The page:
Extracellular signals such as neurotransmitters, hormones and growth factors are transduced to intracellular signaling via receptors. Chemoreceptors are classified into two categories, receptor-channel complexes and G protein-coupled receptors. Activated receptor-channel complexes open intrinsic ionic channel and change an ionic permeability of the membrane. G protein-coupled receptors couple various intracellular signaling pathways such as cAMP, inositol 1, 4, 5-trisphosphate (IP3), diacylglycerol and Ca2+. This review describes the recent studies of chemo-receptors in dissociated outer hair cells (OHCs) of guinea-pig cochlea using the whole-cell patch-clamp technique. Recent studies reveal that ATP, activating receptor-channel complexes in the apical portion of OHCs, opens a non-selective cation channel and that acetylcholine, acting on a novel cholinergic receptor, stimulates IP3 pathway via pertussis toxin sensitive G-protein, resulting in opening K channels in an intracellular Ca2+ dependent manner.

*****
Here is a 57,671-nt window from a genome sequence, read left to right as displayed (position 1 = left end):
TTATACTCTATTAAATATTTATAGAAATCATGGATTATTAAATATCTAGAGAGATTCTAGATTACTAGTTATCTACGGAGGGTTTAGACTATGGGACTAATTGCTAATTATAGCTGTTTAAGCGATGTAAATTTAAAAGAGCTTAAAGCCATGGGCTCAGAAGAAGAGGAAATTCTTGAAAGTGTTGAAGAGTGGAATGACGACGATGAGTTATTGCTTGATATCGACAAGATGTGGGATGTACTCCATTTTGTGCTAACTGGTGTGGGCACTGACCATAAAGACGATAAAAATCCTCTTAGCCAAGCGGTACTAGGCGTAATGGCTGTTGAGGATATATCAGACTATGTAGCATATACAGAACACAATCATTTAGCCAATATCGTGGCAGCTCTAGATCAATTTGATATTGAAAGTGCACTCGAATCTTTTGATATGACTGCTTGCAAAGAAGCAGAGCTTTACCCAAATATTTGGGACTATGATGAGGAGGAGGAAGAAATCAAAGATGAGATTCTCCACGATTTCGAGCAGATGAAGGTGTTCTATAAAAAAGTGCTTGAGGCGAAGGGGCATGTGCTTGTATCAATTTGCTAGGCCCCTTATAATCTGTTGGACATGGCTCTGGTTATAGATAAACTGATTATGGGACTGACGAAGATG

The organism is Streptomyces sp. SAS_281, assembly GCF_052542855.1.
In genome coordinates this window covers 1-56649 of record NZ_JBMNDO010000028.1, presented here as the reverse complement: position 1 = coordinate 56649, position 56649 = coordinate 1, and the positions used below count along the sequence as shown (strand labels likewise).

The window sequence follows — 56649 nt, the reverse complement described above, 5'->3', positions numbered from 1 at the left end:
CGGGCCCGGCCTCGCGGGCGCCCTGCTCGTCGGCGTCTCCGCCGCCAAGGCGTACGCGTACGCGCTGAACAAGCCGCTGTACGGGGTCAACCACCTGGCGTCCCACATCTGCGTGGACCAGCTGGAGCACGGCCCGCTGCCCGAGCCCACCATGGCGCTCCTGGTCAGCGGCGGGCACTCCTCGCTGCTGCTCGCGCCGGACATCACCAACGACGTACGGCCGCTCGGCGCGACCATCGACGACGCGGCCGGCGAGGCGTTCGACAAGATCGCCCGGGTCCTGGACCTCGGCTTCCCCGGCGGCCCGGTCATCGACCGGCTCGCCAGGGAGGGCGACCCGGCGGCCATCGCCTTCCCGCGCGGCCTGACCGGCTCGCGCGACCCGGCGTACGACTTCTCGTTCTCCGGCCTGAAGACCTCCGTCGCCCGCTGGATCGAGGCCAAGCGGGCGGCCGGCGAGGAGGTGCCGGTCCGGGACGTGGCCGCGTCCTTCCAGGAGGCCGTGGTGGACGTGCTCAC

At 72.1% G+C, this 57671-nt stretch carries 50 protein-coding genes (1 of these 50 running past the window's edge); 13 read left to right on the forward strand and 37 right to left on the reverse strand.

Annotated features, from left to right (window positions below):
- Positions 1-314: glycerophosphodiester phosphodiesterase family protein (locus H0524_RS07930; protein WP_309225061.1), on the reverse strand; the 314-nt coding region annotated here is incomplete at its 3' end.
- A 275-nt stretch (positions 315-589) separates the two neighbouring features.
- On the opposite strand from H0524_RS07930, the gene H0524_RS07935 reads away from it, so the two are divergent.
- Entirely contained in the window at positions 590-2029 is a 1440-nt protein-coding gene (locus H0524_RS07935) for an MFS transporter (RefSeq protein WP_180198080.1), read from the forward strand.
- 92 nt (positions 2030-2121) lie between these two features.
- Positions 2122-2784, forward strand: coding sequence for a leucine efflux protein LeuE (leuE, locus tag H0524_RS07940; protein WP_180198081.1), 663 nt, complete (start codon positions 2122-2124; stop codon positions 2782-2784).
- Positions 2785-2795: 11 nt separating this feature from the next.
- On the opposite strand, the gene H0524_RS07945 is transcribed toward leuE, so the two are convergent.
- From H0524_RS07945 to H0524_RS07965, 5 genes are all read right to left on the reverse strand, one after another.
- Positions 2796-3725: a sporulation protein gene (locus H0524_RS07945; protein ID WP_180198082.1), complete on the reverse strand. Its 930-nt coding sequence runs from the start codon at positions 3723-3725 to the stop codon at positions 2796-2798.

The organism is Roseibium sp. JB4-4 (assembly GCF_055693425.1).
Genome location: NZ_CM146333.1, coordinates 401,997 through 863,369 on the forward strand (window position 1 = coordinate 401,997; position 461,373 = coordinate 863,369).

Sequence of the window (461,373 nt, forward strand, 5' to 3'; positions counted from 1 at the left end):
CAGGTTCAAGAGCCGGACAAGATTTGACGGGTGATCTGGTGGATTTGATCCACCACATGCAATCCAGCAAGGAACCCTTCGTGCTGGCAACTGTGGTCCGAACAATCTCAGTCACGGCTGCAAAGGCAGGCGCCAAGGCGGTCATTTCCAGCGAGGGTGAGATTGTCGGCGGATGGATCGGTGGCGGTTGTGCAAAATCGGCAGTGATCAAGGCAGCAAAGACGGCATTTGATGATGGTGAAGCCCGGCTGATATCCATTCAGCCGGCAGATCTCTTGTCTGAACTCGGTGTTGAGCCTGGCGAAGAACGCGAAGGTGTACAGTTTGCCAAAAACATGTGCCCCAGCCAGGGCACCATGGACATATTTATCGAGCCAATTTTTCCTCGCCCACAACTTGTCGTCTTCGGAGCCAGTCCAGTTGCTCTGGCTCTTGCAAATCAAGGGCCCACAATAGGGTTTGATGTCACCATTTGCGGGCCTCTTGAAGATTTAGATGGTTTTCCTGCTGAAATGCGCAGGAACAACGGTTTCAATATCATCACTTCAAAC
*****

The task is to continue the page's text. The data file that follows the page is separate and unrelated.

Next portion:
The accuracy of acoustic otoscope with a 201 recorder in detecting the presence or absence of middle ear effusion was examined. The angle formed by the tracing was calculated using the leastsquares method. 100 normal ears and 100 abnormal ears confirmed the presence of middle ear effusion were tested. Using a reflectivity of 5 as the cutpoint, the sensitivity was 85% and the specificity was 92%. Utilizing a cutpoint of 90 degrees resulted in the sensitivity of 94% and the specificity of 91%. The best strategy was seen with a criterion of low reflectivity (0-4) pass, high reflectivity (6-9) fail, and judging by the angle in cases with moderate reflectivity (4-6). The present study suggested that using the angle improved the accuracy in detecting middle ear effusion by acoustic otoscope.